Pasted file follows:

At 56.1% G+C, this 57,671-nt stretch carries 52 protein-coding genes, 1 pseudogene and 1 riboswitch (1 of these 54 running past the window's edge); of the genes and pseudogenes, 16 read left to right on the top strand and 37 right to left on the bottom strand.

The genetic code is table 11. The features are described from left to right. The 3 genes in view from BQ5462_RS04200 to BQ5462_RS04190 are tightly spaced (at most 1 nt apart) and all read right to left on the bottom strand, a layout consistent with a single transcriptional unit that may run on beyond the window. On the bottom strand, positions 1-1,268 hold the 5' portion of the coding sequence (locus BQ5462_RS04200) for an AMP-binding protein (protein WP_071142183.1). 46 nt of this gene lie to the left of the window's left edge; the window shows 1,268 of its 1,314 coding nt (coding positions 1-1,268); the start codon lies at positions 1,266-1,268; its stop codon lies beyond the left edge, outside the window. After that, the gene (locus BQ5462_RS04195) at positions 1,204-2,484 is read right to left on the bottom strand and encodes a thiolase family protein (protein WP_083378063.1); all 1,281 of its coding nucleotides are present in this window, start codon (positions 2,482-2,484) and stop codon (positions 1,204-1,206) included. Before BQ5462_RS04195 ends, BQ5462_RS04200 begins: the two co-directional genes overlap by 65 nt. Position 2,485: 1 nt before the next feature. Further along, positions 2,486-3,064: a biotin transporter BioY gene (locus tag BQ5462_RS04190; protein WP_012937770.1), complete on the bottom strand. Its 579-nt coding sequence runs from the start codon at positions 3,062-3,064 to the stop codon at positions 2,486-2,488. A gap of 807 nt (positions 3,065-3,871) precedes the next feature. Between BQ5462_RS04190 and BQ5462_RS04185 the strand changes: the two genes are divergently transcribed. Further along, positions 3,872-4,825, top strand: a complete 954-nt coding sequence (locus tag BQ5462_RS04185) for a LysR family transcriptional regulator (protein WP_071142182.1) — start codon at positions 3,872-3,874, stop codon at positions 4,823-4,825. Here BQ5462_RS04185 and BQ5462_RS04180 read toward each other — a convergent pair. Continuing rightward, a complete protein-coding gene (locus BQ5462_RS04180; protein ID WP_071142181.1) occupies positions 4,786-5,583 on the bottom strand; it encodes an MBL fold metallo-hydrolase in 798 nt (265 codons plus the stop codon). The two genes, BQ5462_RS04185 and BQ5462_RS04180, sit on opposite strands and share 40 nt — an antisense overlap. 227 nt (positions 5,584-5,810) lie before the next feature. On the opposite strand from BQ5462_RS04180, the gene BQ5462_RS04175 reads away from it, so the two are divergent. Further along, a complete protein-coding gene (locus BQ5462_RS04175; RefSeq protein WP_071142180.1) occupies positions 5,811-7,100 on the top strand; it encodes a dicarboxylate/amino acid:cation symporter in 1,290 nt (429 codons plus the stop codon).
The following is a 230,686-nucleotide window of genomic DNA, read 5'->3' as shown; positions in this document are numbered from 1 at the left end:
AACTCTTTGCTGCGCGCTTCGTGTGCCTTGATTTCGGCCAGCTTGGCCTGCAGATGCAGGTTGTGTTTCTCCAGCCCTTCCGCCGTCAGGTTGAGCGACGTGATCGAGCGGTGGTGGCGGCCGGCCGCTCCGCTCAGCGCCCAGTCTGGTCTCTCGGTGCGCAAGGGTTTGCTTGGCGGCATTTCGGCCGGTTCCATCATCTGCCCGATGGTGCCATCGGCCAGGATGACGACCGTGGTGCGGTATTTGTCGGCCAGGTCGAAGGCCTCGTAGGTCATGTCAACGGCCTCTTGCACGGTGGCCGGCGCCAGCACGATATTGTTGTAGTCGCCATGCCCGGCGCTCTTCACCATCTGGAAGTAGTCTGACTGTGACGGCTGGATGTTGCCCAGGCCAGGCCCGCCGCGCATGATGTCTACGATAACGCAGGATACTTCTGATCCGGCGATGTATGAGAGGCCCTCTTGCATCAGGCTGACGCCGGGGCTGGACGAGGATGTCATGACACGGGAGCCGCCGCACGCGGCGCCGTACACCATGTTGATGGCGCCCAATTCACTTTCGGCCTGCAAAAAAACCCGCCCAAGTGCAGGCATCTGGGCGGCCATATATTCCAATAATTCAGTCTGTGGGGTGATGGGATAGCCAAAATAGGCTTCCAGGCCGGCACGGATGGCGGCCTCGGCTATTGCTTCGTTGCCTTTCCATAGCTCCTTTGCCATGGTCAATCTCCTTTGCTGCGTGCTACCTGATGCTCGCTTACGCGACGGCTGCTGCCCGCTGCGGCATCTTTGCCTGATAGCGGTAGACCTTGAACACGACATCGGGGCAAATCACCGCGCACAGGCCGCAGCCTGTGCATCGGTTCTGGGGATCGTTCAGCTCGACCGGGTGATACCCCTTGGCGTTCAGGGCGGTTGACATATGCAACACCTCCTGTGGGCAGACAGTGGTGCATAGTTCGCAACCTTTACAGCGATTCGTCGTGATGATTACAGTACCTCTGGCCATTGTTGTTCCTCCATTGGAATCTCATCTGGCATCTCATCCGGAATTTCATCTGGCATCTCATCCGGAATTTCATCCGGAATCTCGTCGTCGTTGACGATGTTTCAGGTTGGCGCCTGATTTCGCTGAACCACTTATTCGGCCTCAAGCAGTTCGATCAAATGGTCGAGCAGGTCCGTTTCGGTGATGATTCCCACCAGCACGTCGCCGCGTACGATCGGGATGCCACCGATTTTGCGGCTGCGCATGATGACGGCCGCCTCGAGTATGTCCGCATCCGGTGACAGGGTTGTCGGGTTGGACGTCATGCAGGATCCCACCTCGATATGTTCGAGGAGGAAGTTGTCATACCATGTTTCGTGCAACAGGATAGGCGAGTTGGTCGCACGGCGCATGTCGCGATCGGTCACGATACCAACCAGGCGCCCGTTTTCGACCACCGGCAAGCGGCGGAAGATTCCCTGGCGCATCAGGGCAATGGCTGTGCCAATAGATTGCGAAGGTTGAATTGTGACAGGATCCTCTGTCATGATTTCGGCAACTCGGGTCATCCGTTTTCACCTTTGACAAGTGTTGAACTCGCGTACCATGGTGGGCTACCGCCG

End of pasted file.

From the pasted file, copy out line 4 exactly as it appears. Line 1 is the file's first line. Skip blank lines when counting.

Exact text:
AACTCTTTGCTGCGCGCTTCGTGTGCCTTGATTTCGGCCAGCTTGGCCTGCAGATGCAGGTTGTGTTTCTCCAGCCCTTCCGCCGTCAGGTTGAGCGACGTGATCGAGCGGTGGTGGCGGCCGGCCGCTCCGCTCAGCGCCCAGTCTGGTCTCTCGGTGCGCAAGGGTTTGCTTGGCGGCATTTCGGCCGGTTCCATCATCTGCCCGATGGTGCCATCGGCCAGGATGACGACCGTGGTGCGGTATTTGTCGGCCAGGTCGAAGGCCTCGTAGGTCATGTCAACGGCCTCTTGCACGGTGGCCGGCGCCAGCACGATATTGTTGTAGTCGCCATGCCCGGCGCTCTTCACCATCTGGAAGTAGTCTGACTGTGACGGCTGGATGTTGCCCAGGCCAGGCCCGCCGCGCATGATGTCTACGATAACGCAGGATACTTCTGATCCGGCGATGTATGAGAGGCCCTCTTGCATCAGGCTGACGCCGGGGCTGGACGAGGATGTCATGACACGGGAGCCGCCGCACGCGGCGCCGTACACCATGTTGATGGCGCCCAATTCACTTTCGGCCTGCAAAAAAACCCGCCCAAGTGCAGGCATCTGGGCGGCCATATATTCCAATAATTCAGTCTGTGGGGTGATGGGATAGCCAAAATAGGCTTCCAGGCCGGCACGGATGGCGGCCTCGGCTATTGCTTCGTTGCCTTTCCATAGCTCCTTTGCCATGGTCAATCTCCTTTGCTGCGTGCTACCTGATGCTCGCTTACGCGACGGCTGCTGCCCGCTGCGGCATCTTTGCCTGATAGCGGTAGACCTTGAACACGACATCGGGGCAAATCACCGCGCACAGGCCGCAGCCTGTGCATCGGTTCTGGGGATCGTTCAGCTCGACCGGGTGATACCCCTTGGCGTTCAGGGCGGTTGACATATGCAACACCTCCTGTGGGCAGACAGTGGTGCATAGTTCGCAACCTTTACAGCGATTCGTCGTGATGATTACAGTACCTCTGGCCATTGTTGTTCCTCCATTGGAATCTCATCTGGCATCTCATCCGGAATTTCATCTGGCATCTCATCCGGAATTTCATCCGGAATCTCGTCGTCGTTGACGATGTTTCAGGTTGGCGCCTGATTTCGCTGAACCACTTATTCGGCCTCAAGCAGTTCGATCAAATGGTCGAGCAGGTCCGTTTCGGTGATGATTCCCACCAGCACGTCGCCGCGTACGATCGGGATGCCACCGATTTTGCGGCTGCGCATGATGACGGCCGCCTCGAGTATGTCCGCATCCGGTGACAGGGTTGTCGGGTTGGACGTCATGCAGGATCCCACCTCGATATGTTCGAGGAGGAAGTTGTCATACCATGTTTCGTGCAACAGGATAGGCGAGTTGGTCGCACGGCGCATGTCGCGATCGGTCACGATACCAACCAGGCGCCCGTTTTCGACCACCGGCAAGCGGCGGAAGATTCCCTGGCGCATCAGGGCAATGGCTGTGCCAATAGATTGCGAAGGTTGAATTGTGACAGGATCCTCTGTCATGATTTCGGCAACTCGGGTCATCCGTTTTCACCTTTGACAAGTGTTGAACTCGCGTACCATGGTGGGCTACCGCCG